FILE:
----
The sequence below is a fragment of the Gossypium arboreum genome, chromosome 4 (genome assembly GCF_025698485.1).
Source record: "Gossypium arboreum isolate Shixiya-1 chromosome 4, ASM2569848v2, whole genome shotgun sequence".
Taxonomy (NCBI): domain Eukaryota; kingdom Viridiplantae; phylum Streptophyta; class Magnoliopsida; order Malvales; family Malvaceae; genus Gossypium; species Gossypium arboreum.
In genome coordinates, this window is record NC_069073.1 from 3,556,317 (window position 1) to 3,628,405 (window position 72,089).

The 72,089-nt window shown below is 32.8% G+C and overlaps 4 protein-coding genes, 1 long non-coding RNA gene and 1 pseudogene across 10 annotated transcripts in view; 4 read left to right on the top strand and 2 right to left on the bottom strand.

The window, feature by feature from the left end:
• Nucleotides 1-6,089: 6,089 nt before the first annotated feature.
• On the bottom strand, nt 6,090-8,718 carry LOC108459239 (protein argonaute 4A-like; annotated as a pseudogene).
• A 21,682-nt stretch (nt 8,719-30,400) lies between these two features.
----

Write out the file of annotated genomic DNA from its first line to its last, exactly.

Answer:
The sequence below is a fragment of the Gossypium arboreum genome, chromosome 4 (genome assembly GCF_025698485.1).
Source record: "Gossypium arboreum isolate Shixiya-1 chromosome 4, ASM2569848v2, whole genome shotgun sequence".
Taxonomy (NCBI): domain Eukaryota; kingdom Viridiplantae; phylum Streptophyta; class Magnoliopsida; order Malvales; family Malvaceae; genus Gossypium; species Gossypium arboreum.
In genome coordinates, this window is record NC_069073.1 from 3,556,317 (window position 1) to 3,628,405 (window position 72,089).

The 72,089-nt window shown below is 32.8% G+C and overlaps 4 protein-coding genes, 1 long non-coding RNA gene and 1 pseudogene across 10 annotated transcripts in view; 4 read left to right on the top strand and 2 right to left on the bottom strand.

The window, feature by feature from the left end:
• Nucleotides 1-6,089: 6,089 nt before the first annotated feature.
• On the bottom strand, nt 6,090-8,718 carry LOC108459239 (protein argonaute 4A-like; annotated as a pseudogene).
• A 21,682-nt stretch (nt 8,719-30,400) lies between these two features.